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With Poverty on the Rise, Advocates Say State Budget Investments in Children and Families Can’t Wait

Child poverty soared after Congress refused to act; California leadership needed now 

SACRAMENTO, CA – In response to new budget projections from the Legislative Analyst’s Office (LAO), the California Earned Income Tax Credit (CalEITC) Coalition, a leading statewide advocacy coalition for economic prosperity and equity, issued an urgent message to Governor Newsom and state lawmakers: poverty is not an inevitability, but a failure of our policy choices! 

“The LAO’s report clearly indicates we need to consider new bold, progressive ways to build a budget that meets the needs of all Californians, including revenue-raising proposals like SB 220,” said Shimica Gaskins, President & CEO of GRACE, End Child Poverty in California. “We are hopeful that lawmakers will protect the progress we’ve made going forward and continue to build a more equitable California for all.”

Coalition members point to the enhanced federal Child Tax Credit as an example of a policy choice the federal government made to prevent poverty during the economic downturn brought on by COVID-19. This bold action reduced poverty to historically low levels; however, when Congress failed to renew these benefits, poverty rates soared, particularly among children and Black and Latinx communities.

“We know what works to lift families and children out of poverty — putting cash in their household budgets. Family tax credits are also the most targeted and effective way to help families deal with inflation, boost local economies, and improve lifelong results for children,” said Pete Manzo, President & CEO of United Ways of California. “California leaders have stepped up before to prioritize Californians who are struggling to get by and they must continue this in 2024.”  

The coalition is urging state leaders to strengthen proven tax credit programs — the California Earned Income Tax Credit (CalEITC) and Young Child Tax Credit (YCTC) — to prevent even more children and families from falling into poverty, as documented in recent reports by the California Budget & Policy Center and United Ways of California.

“We can’t have a prosperous California when working families can’t afford to pay their rent, put food on the table, or keep the lights on,” said Amy Everitt, president of Golden State Opportunity. “State lawmakers have a choice: support working families by protecting and strengthening our successful tax credit programs or watch as even more families fall into poverty. The choice is clear.”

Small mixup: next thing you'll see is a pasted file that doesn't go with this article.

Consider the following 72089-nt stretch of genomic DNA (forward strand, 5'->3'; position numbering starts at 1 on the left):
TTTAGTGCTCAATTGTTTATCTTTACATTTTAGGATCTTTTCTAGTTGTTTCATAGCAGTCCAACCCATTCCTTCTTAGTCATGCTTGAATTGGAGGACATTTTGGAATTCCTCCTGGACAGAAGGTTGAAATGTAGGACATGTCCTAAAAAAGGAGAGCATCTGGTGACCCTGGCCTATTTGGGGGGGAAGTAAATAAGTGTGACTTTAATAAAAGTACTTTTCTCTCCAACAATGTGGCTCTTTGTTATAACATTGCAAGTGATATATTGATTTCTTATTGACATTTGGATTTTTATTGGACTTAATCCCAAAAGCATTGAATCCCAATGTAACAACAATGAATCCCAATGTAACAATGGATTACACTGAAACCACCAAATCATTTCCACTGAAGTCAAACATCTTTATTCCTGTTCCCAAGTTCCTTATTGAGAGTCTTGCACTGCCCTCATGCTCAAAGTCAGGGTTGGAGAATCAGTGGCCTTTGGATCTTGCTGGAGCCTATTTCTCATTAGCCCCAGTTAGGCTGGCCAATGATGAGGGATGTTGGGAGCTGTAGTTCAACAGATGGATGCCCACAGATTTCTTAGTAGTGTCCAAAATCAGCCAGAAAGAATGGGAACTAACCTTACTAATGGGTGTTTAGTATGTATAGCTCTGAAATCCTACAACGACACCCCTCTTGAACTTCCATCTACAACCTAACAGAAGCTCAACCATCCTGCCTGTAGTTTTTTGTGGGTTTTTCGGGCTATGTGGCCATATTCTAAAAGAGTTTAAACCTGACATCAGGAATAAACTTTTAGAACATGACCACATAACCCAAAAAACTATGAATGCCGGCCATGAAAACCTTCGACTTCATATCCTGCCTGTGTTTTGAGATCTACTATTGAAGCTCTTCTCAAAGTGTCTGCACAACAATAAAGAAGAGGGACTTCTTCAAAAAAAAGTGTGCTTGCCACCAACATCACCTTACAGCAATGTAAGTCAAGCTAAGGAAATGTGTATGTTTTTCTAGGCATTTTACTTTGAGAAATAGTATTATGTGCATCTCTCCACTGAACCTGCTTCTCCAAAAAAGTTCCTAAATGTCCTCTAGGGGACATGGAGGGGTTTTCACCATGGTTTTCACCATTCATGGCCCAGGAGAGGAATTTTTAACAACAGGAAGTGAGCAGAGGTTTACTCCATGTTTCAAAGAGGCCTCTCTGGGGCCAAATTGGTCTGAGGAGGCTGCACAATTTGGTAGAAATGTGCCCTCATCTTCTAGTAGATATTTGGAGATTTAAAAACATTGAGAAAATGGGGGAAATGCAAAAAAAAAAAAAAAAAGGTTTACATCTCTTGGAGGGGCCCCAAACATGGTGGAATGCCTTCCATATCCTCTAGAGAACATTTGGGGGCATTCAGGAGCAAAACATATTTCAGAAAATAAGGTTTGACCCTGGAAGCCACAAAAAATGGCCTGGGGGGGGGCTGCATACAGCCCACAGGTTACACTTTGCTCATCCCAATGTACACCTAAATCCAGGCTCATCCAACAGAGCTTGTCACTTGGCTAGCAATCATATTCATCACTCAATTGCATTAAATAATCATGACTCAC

CalEITC Coalition members recognized and thanked Senate pro Tem Toni Atkins, Assembly Speaker Robert Rivas, budget subcommittee chairs, and other legislative leaders who called for protecting the safety net in a revenue downturn. 

Quick Facts: 

According to the California Budget & Policy Center’s recent reporting on the Supplemental Poverty Measure:

  • California’s poverty rate surged to 16.4% in 2022, up from 11.0% in the previous year. 
  • The child poverty rate more than doubled from 7.5% in 2021 to 16.8% in 2022 after Congress refused to renew the enhanced federal Child Tax Credit. 
  • Poverty increased drastically for Black Californians, nearly doubling from 9.5% in 2021 to a staggering 18.6% in 2022. Similarly, poverty spiked for Latinx Californians, jumping from 12.6% in 2021 to 21.6% in 2022. 
  • Nearly 1 in 5 Black Californians and more than 1 in 5 Latinx Californians were thrust back into poverty as pandemic-era policies and financial supports like the expanded federal Child Tax Credit expired.

According to United Ways of California’s recent Real Cost Measure study, which takes a comprehensive look at the real costs to make ends meet in California, including housing, food, health care, child care, transportation, and other basic needs:

  • More than one in three households — over 3.7 million (34%) — do not earn sufficient income to meet basic needs in California; 97% of which have at least one working adult.
  • 7 in 10 single mothers in California, over 576,000 households, fall below the Real Cost Measure.
  • 51% of Latino households fall below the Real Cost Measure compared to 45% of African American households, 30% of Asian American households, and 23% of White households.
  • More than half of households with Young Children Struggle — 54% of households in California with children under the age of six fall below the Real Cost Measure.

Media Contact: Randall Echevarria, 

*Courage California is a part of the CalEITC Coalition.

Courage California, formerly Courage Campaign, works to unite communities organizing for progressive change, fight the forces of corruption, and hold our representatives to account in order to ensure that California’s elected officials act with courage. Our community of members envision California as a model of progressive, equitable, and truly representative democracy that sets the standard for our country.


Angela Chavez